10. This too will pass. In your 20’s and 30’s time will feel spacious and benevolent. In your 40’s and 50’s time starts taking on a different look and feel. It can be compressed and mean. Birthdays seem to come around faster and faster. Recognize this and remember that it doesn’t matter whether you presently wish that “this too will pass” or “I hope this never ends.” It will.
I’d love to read your list! Sharon@ByrnesMedia.com If you want to talk to someone about your piece of radio pie – I love radio and of course, pie! Call me maybe? 905-332-1331
Nov 1-30 “Amaryllis Month”: Contact the Huntingtons Society of Canada for info at www.hsc-ca.org.
Nov 1-30 “Arts & Health Month”: an internationally recognized month to celebrate and raise awareness about arts’ contributions to health, healing and wellbeing. See www.artshealthnetwork.ca/content/arts-health-month
Nov 1-30 “Cardio Pulmonary Resuscitation (CPR) Awareness Month”: see www.heartandstroke.com
Nov 1-30 “Community Safety and Crime Prevention Campaign.”: See www.safety-council.org for info.
Nov 1-30 “National Diabetes Month”: For info, call Jeremy Brace 416-408-7071 or see www.diabetes.ca.
Nov 1-30 “Movember”: During November each year, moustaches, or “mo’s” sprout on thousands of men’s faces around the world. These men raise funds for men’s health, specifically prostate cancer. For info see http://ca.movember.com.
Nov 1-30 “Lung Cancer Awareness Month”: To increase attention to lung cancer issues – early detection, increased research funding, and increased support for those living with lung cancer. Call the Lung Cancer Association 613-569-6411. Email email@example.com.
Nov 1-30 “National Lifewriting Month”: An opportunity to celebrate ourselves and our families by committing our life stories to writing. Preserving our autobiographies in writing allows us to know ourselves better and to share our stories with future generations. For info email firstname.lastname@example.org.
Nov 1-30 “Peanut Butter Lovers’ Month”: Celebration of North America’s favourite food and #1 sandwich. Info at www.peanutbutterlovers.com.
Nov 1-30 “Vegan Month”: Vegans choose to neither eat nor use any animal products (eg. meat, poultry, seafood, dairy products, eggs, leather, fur, etc.) For info call 1-877-GO-VEGAN.
Nov 1 “All Hallows or All Saints Day”: Roman Catholic day commemorating the blessed, especially those who have no special feast days. Halloween is the evening before All Hallows Day.
Nov 1 “National Family Literacy Day”: To showcase the importance of family literacy programs. Call ABC Canada Literacy Foundation at 416-218-0010 or 1-800-303-1004. email@example.com. Web www.abc-canada.org.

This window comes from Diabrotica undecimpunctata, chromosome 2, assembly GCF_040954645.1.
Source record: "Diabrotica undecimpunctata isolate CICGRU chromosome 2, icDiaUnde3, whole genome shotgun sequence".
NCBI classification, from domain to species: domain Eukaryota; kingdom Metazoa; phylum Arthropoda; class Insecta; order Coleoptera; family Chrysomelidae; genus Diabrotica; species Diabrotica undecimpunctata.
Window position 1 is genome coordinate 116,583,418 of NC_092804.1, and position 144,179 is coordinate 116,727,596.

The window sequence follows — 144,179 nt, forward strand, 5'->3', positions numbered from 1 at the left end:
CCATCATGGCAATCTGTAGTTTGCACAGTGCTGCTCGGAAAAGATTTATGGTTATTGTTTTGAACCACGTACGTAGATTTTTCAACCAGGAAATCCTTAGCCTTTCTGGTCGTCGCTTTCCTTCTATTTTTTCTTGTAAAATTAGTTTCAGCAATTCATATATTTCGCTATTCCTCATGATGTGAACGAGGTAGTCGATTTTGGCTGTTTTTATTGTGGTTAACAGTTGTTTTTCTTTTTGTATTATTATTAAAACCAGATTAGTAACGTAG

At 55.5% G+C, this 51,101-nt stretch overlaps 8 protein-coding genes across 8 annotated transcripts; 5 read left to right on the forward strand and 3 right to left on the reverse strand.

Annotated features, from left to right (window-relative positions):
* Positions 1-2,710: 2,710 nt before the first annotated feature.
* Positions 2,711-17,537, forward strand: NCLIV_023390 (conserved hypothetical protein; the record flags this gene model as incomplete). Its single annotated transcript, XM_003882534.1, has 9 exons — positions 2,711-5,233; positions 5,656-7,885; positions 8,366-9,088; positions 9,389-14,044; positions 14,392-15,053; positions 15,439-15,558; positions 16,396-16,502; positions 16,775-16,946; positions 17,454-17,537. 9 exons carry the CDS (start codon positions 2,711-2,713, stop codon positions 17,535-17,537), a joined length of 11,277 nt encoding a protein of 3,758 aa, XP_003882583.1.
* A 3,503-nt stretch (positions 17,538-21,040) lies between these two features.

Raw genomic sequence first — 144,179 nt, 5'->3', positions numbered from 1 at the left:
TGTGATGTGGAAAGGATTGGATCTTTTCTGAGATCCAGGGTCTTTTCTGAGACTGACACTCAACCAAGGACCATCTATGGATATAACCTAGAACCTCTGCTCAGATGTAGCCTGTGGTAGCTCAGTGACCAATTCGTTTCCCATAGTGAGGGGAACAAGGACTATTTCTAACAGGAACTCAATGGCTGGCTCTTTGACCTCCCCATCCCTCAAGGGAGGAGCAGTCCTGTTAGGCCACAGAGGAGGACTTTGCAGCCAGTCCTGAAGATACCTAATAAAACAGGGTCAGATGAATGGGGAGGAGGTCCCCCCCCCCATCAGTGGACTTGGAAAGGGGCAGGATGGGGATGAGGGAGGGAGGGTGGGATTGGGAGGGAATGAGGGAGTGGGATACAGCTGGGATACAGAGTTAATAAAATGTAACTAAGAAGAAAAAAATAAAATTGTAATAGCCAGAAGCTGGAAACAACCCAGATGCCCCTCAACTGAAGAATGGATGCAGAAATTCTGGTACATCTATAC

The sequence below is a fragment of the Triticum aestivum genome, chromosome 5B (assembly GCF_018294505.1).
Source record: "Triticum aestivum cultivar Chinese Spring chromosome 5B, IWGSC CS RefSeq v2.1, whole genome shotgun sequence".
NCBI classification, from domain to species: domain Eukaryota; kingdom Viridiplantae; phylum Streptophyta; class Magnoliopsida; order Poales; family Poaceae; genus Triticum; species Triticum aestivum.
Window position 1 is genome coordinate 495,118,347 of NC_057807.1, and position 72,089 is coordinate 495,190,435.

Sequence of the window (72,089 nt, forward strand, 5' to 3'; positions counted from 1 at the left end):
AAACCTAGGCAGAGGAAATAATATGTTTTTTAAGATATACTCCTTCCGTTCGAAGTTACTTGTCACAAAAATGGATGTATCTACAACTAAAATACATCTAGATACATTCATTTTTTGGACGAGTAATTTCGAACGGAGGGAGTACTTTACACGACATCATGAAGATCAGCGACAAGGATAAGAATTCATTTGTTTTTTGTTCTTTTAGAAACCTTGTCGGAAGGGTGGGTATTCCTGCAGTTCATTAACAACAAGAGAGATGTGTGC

Nov 2 “Plan your Epitaph Day”: A forgettable gravestone is worse than death. Check out www.hardiehouse.org/epitaph [click on “The Last Word” link] to get a list of famous quotes on gravestones around the world. Call Lance Hardie at 707-822-6924 or email firstname.lastname@example.org. Web www.hardiehouse.org/epitaph.
Nov 2 “Sadie Hawkins Day”: Inspired by Al Capp’s “Li’l Abner” comic strip where women take initiative in asking men out on dates.
Nov 6 “Daylight Savings Time Ends. Standard Time Resumes”: Standard Time resumes at 2am on the first Sunday in November in each time zone. “Fall back” one hour.
Nov 6 “TCS New York City Marathon”: 38,000 runners from all over the world gather to compete with more than 2.5 million spectators watching from the sidelines. Call 212-423-2249. web: www.tcsnycmarathon.org
Nov 3 “Sandwich Day”: 1718 John Montague, The fourth Earl of Sandwich was born in LondonEngland. He was the first Lord of the Admiralty, Secretary of State, and Postmaster General. He was also an avid gambler, and is said to have invented the sandwich as a time saving device while engaged in a 24-hour gambling session in London in 1762
Nov 6 “Zero-Tasking Day”: Today is the day on which daylight saving time ends – when we turn our clocks back and “gain” an hour. Instetad of filling that extra 60 minutes with more work and stress, use that hour to do nothing but breathe and relax. For info call Nancy Christie at 330-793-3675 or email email@example.com.
Nov 4 “Common Sense Day”: A day celebrating common sense, on Will Rogers’ birthday. Rogers said, “Common sense ain’t all that common.” Call Bud Bilanich, The Common Sense Guy 303-393-0446. email Bud@BudBilanich.com. See www.CommonSenseGuy.com.
Nov 4 “Mischief Night”: Observed in England, Australia and New Zealand, it is the eve of Guy Fawkes Day, an occasion for bonfires and crackers to commemorate failure of the plot to blow up the Houses of Parliament Nov 5, 1605.
Nov 5-11 “Veterans’ Week”: See www.veterans.gc.ca for details
Nov 6-12 “National Senior Safety Week”: see https://canadasafetycouncil.org.
Nov 3 “National Men Make Dinner Day”: Have a local chef share easy-win recipes men can make at home. Call Sandy Sharkey at BOB-FM at 613-738-2372 or e-mail firstname.lastname@example.org or www.menmakedinnerday.com.